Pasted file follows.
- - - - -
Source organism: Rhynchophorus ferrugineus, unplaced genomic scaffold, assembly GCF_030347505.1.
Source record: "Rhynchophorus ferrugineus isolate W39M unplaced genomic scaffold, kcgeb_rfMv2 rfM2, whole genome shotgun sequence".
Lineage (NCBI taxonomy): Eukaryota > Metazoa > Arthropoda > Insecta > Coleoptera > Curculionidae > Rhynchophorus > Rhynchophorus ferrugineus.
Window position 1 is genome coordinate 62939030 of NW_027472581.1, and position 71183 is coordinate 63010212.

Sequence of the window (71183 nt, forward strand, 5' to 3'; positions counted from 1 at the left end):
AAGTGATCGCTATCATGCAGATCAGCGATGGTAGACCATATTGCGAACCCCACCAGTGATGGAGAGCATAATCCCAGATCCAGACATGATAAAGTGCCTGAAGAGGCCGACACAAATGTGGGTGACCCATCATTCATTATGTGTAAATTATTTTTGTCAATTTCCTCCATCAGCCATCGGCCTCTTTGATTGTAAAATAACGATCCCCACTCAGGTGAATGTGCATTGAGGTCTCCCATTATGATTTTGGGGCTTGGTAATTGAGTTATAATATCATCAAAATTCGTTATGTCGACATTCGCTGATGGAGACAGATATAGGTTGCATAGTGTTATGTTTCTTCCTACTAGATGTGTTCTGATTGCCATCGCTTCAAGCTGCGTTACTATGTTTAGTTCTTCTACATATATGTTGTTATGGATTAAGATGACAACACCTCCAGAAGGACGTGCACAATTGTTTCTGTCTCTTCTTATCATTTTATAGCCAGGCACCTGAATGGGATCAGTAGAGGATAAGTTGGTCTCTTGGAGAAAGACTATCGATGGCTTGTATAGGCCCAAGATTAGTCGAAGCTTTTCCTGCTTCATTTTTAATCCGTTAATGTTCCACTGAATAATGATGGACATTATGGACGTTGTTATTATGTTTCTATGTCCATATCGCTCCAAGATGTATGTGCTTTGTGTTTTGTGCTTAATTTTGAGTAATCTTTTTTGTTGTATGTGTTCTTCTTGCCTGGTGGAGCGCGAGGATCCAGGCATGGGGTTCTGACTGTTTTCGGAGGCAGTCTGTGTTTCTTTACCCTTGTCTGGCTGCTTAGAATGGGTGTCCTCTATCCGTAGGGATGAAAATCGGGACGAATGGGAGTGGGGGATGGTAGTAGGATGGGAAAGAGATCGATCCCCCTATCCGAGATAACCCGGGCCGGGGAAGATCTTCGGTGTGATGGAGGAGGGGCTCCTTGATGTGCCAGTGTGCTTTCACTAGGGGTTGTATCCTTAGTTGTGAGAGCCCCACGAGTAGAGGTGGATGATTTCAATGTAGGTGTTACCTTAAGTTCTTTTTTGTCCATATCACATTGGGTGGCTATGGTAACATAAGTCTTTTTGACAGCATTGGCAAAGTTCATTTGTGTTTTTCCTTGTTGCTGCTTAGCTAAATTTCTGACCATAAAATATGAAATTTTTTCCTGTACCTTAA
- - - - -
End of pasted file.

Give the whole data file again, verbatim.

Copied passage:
Source organism: Rhynchophorus ferrugineus, unplaced genomic scaffold, assembly GCF_030347505.1.
Source record: "Rhynchophorus ferrugineus isolate W39M unplaced genomic scaffold, kcgeb_rfMv2 rfM2, whole genome shotgun sequence".
Lineage (NCBI taxonomy): Eukaryota > Metazoa > Arthropoda > Insecta > Coleoptera > Curculionidae > Rhynchophorus > Rhynchophorus ferrugineus.
Window position 1 is genome coordinate 62939030 of NW_027472581.1, and position 71183 is coordinate 63010212.

Sequence of the window (71183 nt, forward strand, 5' to 3'; positions counted from 1 at the left end):
AAGTGATCGCTATCATGCAGATCAGCGATGGTAGACCATATTGCGAACCCCACCAGTGATGGAGAGCATAATCCCAGATCCAGACATGATAAAGTGCCTGAAGAGGCCGACACAAATGTGGGTGACCCATCATTCATTATGTGTAAATTATTTTTGTCAATTTCCTCCATCAGCCATCGGCCTCTTTGATTGTAAAATAACGATCCCCACTCAGGTGAATGTGCATTGAGGTCTCCCATTATGATTTTGGGGCTTGGTAATTGAGTTATAATATCATCAAAATTCGTTATGTCGACATTCGCTGATGGAGACAGATATAGGTTGCATAGTGTTATGTTTCTTCCTACTAGATGTGTTCTGATTGCCATCGCTTCAAGCTGCGTTACTATGTTTAGTTCTTCTACATATATGTTGTTATGGATTAAGATGACAACACCTCCAGAAGGACGTGCACAATTGTTTCTGTCTCTTCTTATCATTTTATAGCCAGGCACCTGAATGGGATCAGTAGAGGATAAGTTGGTCTCTTGGAGAAAGACTATCGATGGCTTGTATAGGCCCAAGATTAGTCGAAGCTTTTCCTGCTTCATTTTTAATCCGTTAATGTTCCACTGAATAATGATGGACATTATGGACGTTGTTATTATGTTTCTATGTCCATATCGCTCCAAGATGTATGTGCTTTGTGTTTTGTGCTTAATTTTGAGTAATCTTTTTTGTTGTATGTGTTCTTCTTGCCTGGTGGAGCGCGAGGATCCAGGCATGGGGTTCTGACTGTTTTCGGAGGCAGTCTGTGTTTCTTTACCCTTGTCTGGCTGCTTAGAATGGGTGTCCTCTATCCGTAGGGATGAAAATCGGGACGAATGGGAGTGGGGGATGGTAGTAGGATGGGAAAGAGATCGATCCCCCTATCCGAGATAACCCGGGCCGGGGAAGATCTTCGGTGTGATGGAGGAGGGGCTCCTTGATGTGCCAGTGTGCTTTCACTAGGGGTTGTATCCTTAGTTGTGAGAGCCCCACGAGTAGAGGTGGATGATTTCAATGTAGGTGTTACCTTAAGTTCTTTTTTGTCCATATCACATTGGGTGGCTATGGTAACATAAGTCTTTTTGACAGCATTGGCAAAGTTCATTTGTGTTTTTCCTTGTTGCTGCTTAGCTAAATTTCTGACCATAAAATATGAAATTTTTTCCTGTACCTTAA